Well, that was an ambitious update. I ripped the whole Quicksettings library out of the project and rewrote the entire UI and all connecting code from scratch.
Important to note is that all of the core code – the renderer, scheduler, encoder, etc. all stayed 99% intact. Some minor interface changes to get it to work with the new UI arrangement, but no deep changes.
Anyway, that’s for the one or two of you who actually even look at the source code. For everyone else, I hope that it’s a cleaner, nicer UI to use. Personally, I love the way it looks and runs now. I love the integrated editor WAY more than I ever imagined I would. It’s all about instant feedback. Type some code, Control-Enter, see the result. Just like… well… you know where I’m going with this… Flash 3.
Speaking of instant feedback, I know some of you noticed that if you added a lot of objects to the list, there would be a LONG lag before the animation started. Sometimes, the browser could even time out on it. This bugged me too. I tried to think of what could be causing it. Could object creation really be taking such a toll on the CPU??? It seemed very odd to me. Failing at finding any solution by staring at the ceiling imagining what MIGHT be doing it, I finally broke down and LOOKED at the code.
What was going on was that every time a new object was added to the list, GLC was rendering the canvas. That was on purpose, so that if you didn’t have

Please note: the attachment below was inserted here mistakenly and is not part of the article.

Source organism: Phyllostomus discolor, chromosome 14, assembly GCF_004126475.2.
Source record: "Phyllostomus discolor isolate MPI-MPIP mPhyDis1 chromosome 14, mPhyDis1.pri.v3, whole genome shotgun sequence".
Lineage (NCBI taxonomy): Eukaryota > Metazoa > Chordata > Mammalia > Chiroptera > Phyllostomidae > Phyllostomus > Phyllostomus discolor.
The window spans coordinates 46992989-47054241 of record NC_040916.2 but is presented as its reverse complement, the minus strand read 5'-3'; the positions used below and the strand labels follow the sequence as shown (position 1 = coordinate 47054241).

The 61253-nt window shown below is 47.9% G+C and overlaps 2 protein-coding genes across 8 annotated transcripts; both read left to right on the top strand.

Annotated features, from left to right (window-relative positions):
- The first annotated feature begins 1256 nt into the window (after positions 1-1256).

glc.loop() in your script, it would still render when the script was loaded. But hundreds of renders was NOT on purpose. I threw in a little setTimeout delay in there, so there was only a single render after ALL the objects were added. Now you can add tons of objects and it renders nearly instantly. Yay!
I was sad to see Quicksetting go, but overall, I’m super happy with Quicksettings. It totally, 100% did its job of allowing me to quickly prototype the app, creating the logic and getting everything working and not having to worry about layout and view code. Basically, I was happy with all of the logic and functionality of GLC. This update is almost totally confined to swapping out the UI. It was nice to be able to do it like that.
The last piece I had to remove was the output panel. I toyed with the idea of opening a new browser window. Not good. Or creating some new kind of internal popup similar to a Quicksettings panel. In the end, I went for a lighttable-like overlay. I think it looks pretty good.
As with the previous update, the new GLC plays very nice with external editors. There’s a config option in the HTML that shuts off the integrated editor and hides the tool bar buttons related to it. And a spot to link to your externally-edited content. Here’s the UI with no editor:
This was an important update for GLC. The next phase will be creating a standalone, cross-platform executable app using http://electron.atom.io/. I’ve already gotten most of this working. It really needed the improved UI though. Now that that’s there, I can move on to working on better OS hooks, such as real file system integration like you’d expect in a real app, but is impossible via the browser. Stuff like load, save, save as, recent file list, saving images and animations without right clicking, hopefully. Also, hopefully I’ll be able to get an image object in there – where you can load an image, position it, size it, rotate it, animate it, etc. I actually have this fully working, but due to security issues, the browser will not allow the canvas to be rendered to a gif once an image is drawn to it. I’m hopeful that running the app through electron will get rid of that problem.